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Illegal immigrants: Saudi arrests 562 Nigerians - Envoy

By The Citizen


Nigeria's Consulate in Jeddah has issued Emergency Travel Certificates (ETC) to 45 Nigerians in Saudi Arabia to return home after the Saudi authorities began a clampdown on illegal immigrants three weeks ago.

Nigeria's Consul General in Jeddah, Amb. Ahmed Umar, made this known in a telephone interview on Sunday in Abuja.

Umar said that the names and identity of the affected Nigerians had been dispatched to the Foreign Ministry in Abuja.

He that the Saudi authorities had arrested 526 Nigerians since the three-month amnesty given to undocumented immigrants to regularise their stay ended.

'It is not peculiar to Nigerians; it is applicable to all nationalities,' he said. Umar dismissed reports that Nigerians detained in the country were kept in inhuman conditions at detention centres.

According to him, some of the detained Nigerians are being kept at the general services centre in Al-Shumaisi near Mecca, equipped with 'modern facilities'.

He recalled that prior to the clampdown on illegal immigrants, the Saudi authorities had taken some foreign consular representatives to the centre.

Umar said that he had deployed some staff of the Nigeria consulate to the centre to identify Nigerians, collect their bio-data and issue travel documents for their deportation.

He explained that the new law in the Kingdom of Saudi Arabia stipulated a ban of 10 years for illegal workers deported from the country.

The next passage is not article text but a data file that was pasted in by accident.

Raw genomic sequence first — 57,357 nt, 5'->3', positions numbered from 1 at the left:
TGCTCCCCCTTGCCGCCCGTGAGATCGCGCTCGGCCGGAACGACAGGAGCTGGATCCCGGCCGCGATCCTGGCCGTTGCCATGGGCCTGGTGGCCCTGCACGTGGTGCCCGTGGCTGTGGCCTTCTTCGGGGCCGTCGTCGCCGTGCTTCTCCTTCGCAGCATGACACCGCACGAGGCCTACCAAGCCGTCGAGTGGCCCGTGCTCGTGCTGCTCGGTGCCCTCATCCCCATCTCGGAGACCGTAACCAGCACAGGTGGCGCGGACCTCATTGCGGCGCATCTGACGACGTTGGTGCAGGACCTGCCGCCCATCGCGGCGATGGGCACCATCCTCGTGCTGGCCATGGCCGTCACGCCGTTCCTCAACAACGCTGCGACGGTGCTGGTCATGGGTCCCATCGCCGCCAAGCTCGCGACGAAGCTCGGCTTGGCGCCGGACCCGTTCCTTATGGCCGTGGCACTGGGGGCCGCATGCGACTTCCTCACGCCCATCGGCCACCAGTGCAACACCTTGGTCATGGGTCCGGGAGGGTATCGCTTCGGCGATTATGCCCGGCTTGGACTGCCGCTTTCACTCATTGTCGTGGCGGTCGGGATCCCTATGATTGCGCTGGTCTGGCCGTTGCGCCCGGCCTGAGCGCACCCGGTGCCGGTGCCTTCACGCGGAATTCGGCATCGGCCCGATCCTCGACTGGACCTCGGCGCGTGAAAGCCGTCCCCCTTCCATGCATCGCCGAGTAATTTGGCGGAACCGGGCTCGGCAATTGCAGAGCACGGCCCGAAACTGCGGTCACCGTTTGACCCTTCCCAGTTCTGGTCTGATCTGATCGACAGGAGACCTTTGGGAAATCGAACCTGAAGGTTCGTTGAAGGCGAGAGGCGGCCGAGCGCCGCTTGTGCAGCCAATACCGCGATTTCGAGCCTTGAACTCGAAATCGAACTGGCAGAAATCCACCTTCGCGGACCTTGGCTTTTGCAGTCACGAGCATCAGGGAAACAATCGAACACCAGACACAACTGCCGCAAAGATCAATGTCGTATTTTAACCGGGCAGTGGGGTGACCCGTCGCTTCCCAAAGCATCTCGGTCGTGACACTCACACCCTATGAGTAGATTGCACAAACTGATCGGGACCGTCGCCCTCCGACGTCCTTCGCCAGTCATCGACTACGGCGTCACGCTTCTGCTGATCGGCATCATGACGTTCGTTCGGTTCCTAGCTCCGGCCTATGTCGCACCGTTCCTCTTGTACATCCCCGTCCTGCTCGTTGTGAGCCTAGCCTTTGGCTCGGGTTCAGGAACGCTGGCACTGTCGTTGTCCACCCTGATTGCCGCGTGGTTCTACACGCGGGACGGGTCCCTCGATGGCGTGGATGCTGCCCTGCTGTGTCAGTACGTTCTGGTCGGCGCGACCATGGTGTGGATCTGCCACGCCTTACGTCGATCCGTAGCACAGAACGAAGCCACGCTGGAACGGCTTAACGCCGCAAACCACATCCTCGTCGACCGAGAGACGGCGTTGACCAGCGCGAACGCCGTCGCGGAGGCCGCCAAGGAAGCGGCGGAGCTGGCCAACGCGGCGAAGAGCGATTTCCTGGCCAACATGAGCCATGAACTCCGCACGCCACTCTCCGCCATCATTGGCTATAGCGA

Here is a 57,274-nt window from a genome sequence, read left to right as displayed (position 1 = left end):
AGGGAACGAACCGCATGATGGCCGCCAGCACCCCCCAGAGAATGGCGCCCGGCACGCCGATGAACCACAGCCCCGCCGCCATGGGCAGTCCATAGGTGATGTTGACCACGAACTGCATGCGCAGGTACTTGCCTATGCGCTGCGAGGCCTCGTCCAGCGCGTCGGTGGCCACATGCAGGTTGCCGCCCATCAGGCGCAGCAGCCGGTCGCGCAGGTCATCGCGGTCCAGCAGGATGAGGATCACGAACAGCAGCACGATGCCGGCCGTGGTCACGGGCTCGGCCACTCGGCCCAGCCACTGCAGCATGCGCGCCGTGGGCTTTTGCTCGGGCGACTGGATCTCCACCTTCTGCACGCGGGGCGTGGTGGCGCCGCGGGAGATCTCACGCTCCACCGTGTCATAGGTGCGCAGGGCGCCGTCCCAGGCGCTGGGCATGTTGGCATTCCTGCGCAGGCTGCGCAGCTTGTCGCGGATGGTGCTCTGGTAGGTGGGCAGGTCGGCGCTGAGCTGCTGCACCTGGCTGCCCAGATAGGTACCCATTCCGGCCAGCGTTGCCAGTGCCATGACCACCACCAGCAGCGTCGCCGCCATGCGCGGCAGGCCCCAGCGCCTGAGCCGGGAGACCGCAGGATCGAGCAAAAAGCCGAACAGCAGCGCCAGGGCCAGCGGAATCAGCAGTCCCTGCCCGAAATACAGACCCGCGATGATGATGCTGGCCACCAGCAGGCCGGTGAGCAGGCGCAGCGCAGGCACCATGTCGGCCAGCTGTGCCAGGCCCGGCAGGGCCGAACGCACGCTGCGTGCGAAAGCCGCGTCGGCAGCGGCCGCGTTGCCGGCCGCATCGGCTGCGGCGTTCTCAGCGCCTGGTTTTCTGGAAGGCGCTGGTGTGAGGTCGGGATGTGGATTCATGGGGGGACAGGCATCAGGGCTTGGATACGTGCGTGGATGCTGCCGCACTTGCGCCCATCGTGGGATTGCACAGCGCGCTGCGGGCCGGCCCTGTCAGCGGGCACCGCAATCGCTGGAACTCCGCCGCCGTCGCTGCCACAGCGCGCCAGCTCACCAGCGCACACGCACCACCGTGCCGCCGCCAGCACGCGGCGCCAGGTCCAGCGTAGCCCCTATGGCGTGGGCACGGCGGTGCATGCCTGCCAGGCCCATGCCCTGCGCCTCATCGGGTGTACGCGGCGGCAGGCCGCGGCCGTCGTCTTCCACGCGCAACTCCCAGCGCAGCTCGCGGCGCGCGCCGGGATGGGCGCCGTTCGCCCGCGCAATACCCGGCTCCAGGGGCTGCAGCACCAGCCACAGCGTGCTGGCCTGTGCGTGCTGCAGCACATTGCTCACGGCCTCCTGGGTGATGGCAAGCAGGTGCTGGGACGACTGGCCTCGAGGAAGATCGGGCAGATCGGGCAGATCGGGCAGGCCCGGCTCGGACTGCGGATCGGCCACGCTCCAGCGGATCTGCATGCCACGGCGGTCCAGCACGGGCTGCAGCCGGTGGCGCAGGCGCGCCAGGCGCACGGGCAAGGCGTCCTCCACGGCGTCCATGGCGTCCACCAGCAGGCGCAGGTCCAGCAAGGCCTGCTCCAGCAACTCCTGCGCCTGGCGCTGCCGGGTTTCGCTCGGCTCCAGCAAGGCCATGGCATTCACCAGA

Umar said that some Nigerians living in the country had ignored repeated appeals by the Consulate for them to regularise their stay since the Saudi government announced the clampdown early in the year.

'We have been talking to our people and organising town hall meetings on the need for our people to come forward and regularise their papers or leave the country.

'But our people became very adamant and complacent,'' he said.

Nigeria's Ambassador to Saudi Arabia, Amb. Abubakar Bunu, also told NAN that an estimated one million Nigerians lived and worked in the country, although it remained unknown how many were illegal.

He observed that not many Nigerians had come forward to seek consular help since the crackdown began and warned that those staying in the country illegally could face arrest and detention, if caught.

He appealed to Nigerians living in Saudi Arabia without proper documentation to approach the Nigerian embassy in Riyadh or its consulate in Jeddah for proper identification.

'We need to know their local government and states, and forward same to the Saudi authorities for the issuance of ETC and make other arrangements for them to return home.

'It is better to go home in honour than to be caught and made to face severe consequences,'' he told NAN in Abuja on telephone from Riyadh.

Meanwhile, NAN learnt that the Saudi government would defray the cost of deporting illegal foreign workers to their respective countries. (NAN)